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Climate Change: follow the Alternative Summit



Alternative Summit of the COP 20 launches full activities program

A program of self-organized activities promoted by civil society organizations will be held in the People’s Summit on Climate Change, from 8 to 11 of December in Lima. The main venue of the Summit will be the Exposition Park (Parque de la Exposición), which features a large conference room and five rooms equipped for side events. The opening is scheduled for Monday 8 from 5 p.m. in the amphitheater of the park, where a special cultural presentation will take place. [Read more]. The summit also has its own website, which you can view here.

Peoples Summit without logistical and financial support from the Government

(By José Carlos Díaz Zanelli) In parallel to the Conference of the Parties, Lima will also be the host of the People’s Summit on Climate Change, an event that will bring together thousands of people independently of governments and business groups. The Alternative Summit will take place from 8 to 11 December and it is estimated that between 1500 and 2000 people will attended each day. The number will rise to 15,000 on the 10th, day scheduled for the Peoples March against Climate Change. Although it will be a massive event, the Peruvian government has not given any support to it. Meanwhile, they spend more than US$70 million to host dozens of official delegations in luxury hotels making use of public money. [Read more]

The Peoples Summit will be a massive public expression against climate change

The People’s Summit on Climate Change is not an anti-COP20, but an autonomous, free, democratic and horizontal space of civil society and indigenous peoples. “As a country, civil society and indigenous peoples are also hosting the COP 20, not only the government” said Lourdes Huanca, president of the women’s organization FENMUCARINAP and spokesperson for the People’s Summit. [Read more]

Brazil’s Javari valley threatened by Peruvian oil, warn tribes

(By David Hill) An indigenous people whose territories are divided by the Brazil-Peru border in the remote Amazon say they are vehemently opposed to oil exploration on the Peruvian side and are prepared to fight companies in order to keep them out. The Matsés’s main concerns are the potential social and environmental impacts of oil operations on both sides of the border, where they live in the far west of the iconic Javari Valley Indigenous Territory in Brazil and a 490,000 hectare legally-titled community in Peru. [Read more]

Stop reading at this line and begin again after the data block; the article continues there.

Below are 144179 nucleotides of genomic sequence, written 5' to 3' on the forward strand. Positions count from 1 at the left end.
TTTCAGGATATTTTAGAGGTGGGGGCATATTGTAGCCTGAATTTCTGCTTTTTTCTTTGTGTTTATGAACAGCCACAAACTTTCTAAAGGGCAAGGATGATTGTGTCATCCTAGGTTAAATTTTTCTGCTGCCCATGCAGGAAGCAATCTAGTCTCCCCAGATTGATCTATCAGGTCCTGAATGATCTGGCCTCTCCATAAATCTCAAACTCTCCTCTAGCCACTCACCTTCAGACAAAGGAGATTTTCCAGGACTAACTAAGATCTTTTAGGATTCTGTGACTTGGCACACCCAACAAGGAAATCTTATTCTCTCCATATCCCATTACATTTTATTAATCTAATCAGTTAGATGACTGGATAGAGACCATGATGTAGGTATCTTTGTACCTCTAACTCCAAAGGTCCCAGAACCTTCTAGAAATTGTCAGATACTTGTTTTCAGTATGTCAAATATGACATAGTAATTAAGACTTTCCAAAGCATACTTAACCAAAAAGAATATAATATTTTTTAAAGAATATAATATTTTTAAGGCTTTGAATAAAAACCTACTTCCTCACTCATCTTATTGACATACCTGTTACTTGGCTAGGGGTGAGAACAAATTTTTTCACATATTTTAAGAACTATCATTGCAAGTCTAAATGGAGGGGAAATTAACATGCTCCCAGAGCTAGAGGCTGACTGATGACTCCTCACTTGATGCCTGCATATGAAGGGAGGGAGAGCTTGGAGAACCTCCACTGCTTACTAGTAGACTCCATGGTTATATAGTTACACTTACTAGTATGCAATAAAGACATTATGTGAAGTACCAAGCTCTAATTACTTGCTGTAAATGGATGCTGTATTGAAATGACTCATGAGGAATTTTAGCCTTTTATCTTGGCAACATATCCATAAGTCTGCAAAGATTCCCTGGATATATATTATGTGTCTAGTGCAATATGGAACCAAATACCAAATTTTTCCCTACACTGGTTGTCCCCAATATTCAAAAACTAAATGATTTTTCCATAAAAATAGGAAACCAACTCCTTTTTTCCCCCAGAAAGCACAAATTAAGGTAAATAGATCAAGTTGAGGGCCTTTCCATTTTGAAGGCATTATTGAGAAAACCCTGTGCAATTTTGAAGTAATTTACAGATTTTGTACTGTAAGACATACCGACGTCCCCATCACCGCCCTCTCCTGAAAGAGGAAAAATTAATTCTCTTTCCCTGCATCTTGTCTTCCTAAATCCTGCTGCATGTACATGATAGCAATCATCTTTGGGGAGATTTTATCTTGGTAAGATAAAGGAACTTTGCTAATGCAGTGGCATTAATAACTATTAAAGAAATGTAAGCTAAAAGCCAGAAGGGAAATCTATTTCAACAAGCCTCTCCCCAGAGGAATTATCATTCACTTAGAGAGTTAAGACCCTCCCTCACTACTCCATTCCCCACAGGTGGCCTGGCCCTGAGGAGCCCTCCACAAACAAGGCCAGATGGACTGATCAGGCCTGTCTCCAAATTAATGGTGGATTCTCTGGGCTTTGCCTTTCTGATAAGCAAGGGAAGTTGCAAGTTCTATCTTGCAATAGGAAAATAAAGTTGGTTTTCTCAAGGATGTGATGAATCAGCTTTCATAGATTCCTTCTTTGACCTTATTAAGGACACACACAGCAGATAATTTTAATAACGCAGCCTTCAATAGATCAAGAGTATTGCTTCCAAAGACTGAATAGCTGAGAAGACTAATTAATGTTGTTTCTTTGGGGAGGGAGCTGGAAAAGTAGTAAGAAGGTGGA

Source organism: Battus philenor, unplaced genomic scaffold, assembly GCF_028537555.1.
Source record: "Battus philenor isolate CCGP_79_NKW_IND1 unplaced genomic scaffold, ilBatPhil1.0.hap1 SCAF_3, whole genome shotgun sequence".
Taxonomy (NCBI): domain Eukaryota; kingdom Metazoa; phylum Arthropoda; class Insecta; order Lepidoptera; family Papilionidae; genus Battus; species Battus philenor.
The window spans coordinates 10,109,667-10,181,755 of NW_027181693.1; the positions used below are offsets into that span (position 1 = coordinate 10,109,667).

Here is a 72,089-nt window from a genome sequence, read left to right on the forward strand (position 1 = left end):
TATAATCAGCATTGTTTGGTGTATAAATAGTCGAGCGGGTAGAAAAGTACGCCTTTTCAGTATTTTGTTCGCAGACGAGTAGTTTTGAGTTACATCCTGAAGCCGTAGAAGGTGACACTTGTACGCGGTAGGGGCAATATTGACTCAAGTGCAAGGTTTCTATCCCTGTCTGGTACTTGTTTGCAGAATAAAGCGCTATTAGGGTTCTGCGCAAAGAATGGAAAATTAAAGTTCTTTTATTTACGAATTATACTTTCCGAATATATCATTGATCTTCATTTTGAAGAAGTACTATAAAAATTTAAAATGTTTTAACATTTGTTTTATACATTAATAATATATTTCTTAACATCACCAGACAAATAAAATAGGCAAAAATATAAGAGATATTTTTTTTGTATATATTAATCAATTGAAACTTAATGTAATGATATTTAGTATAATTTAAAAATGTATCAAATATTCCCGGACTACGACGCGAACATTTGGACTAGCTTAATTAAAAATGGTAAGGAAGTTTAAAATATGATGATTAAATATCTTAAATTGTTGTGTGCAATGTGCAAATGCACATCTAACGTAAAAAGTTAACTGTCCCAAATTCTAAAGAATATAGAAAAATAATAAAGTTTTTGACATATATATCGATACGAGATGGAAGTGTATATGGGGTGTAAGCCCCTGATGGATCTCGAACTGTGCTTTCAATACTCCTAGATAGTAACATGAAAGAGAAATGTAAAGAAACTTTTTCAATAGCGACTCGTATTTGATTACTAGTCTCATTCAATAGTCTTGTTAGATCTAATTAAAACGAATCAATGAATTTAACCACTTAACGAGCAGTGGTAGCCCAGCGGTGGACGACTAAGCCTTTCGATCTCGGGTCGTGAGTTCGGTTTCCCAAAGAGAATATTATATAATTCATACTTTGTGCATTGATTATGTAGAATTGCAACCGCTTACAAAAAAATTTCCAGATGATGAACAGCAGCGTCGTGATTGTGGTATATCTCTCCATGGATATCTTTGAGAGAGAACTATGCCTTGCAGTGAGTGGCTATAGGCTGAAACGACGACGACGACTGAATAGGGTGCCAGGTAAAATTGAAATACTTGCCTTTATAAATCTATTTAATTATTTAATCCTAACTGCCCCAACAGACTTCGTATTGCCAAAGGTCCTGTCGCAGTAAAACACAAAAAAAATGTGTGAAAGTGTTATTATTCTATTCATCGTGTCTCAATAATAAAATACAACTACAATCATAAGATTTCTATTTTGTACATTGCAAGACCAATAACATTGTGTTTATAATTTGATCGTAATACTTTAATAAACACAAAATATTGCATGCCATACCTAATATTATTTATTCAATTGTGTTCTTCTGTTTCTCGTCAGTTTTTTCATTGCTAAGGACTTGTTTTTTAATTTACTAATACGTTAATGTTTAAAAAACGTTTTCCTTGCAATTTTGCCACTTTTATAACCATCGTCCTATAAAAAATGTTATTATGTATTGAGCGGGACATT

IWGIA: Publication about indigenous peoples and world heritage sites launched

The publication “World Heritage Sites and Indigenous Peoples’ Rights” was presented at the World Parks Congress in Sydney. At the presentation contributing authors shared some of the experiences recorded in the book. [Read more]

CBD agrees on using “Indigenous Peoples and Local Communities”

After years of advocacy, indigenous peoples succeeded in changing the terminology of future decisions under the Convention on Biological Diversity from “indigenous and local communities” to indigenous peoples and local communities. Unlike “communities”, “indigenous Peoples” are entitled to collective rights under international human rights law. [Read more]

Who’s watching multinational companies operating in the peruvian amazon rainforest?

(By Camille Cordasco) Who knows better the Amazon forest than the indigenous communities that occupy and own its spaces? In the northern Amazon in Peru, in the region of Loreto, it’s been now years that indigenous leaders are patrolling, watching, monitoring, taking pictures and filming any environmental incident that might have been caused by multinational oil companies operating in their ancestral territories. Last week, a Peruvian Congresswoman presented a draft law to promote the official and legal recognition of the environmental and social monitoring carried out by indigenous peoples. [Read more]

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